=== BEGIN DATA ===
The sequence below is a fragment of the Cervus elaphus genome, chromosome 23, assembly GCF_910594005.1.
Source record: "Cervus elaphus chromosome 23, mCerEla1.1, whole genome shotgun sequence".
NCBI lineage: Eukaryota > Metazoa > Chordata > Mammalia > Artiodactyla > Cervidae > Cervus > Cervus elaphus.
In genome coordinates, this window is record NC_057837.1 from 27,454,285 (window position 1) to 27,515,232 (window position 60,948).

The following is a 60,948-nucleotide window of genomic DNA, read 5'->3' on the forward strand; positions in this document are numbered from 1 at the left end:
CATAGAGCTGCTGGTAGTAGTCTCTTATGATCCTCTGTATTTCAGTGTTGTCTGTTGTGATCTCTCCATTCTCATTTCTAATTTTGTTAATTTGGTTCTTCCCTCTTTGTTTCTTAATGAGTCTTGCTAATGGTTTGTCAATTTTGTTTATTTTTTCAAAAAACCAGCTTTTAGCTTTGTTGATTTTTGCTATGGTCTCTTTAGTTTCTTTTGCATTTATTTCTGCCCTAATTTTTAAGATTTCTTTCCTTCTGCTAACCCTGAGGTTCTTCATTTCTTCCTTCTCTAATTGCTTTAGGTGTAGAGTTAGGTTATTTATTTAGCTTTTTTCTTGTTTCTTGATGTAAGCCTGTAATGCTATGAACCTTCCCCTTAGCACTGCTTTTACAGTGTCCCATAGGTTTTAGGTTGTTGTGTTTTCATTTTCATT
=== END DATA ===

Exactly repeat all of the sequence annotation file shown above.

The sequence below is a fragment of the Cervus elaphus genome, chromosome 23, assembly GCF_910594005.1.
Source record: "Cervus elaphus chromosome 23, mCerEla1.1, whole genome shotgun sequence".
NCBI lineage: Eukaryota > Metazoa > Chordata > Mammalia > Artiodactyla > Cervidae > Cervus > Cervus elaphus.
In genome coordinates, this window is record NC_057837.1 from 27,454,285 (window position 1) to 27,515,232 (window position 60,948).

The following is a 60,948-nucleotide window of genomic DNA, read 5'->3' on the forward strand; positions in this document are numbered from 1 at the left end:
CATAGAGCTGCTGGTAGTAGTCTCTTATGATCCTCTGTATTTCAGTGTTGTCTGTTGTGATCTCTCCATTCTCATTTCTAATTTTGTTAATTTGGTTCTTCCCTCTTTGTTTCTTAATGAGTCTTGCTAATGGTTTGTCAATTTTGTTTATTTTTTCAAAAAACCAGCTTTTAGCTTTGTTGATTTTTGCTATGGTCTCTTTAGTTTCTTTTGCATTTATTTCTGCCCTAATTTTTAAGATTTCTTTCCTTCTGCTAACCCTGAGGTTCTTCATTTCTTCCTTCTCTAATTGCTTTAGGTGTAGAGTTAGGTTATTTATTTAGCTTTTTTCTTGTTTCTTGATGTAAGCCTGTAATGCTATGAACCTTCCCCTTAGCACTGCTTTTACAGTGTCCCATAGGTTTTAGGTTGTTGTGTTTTCATTTTCATT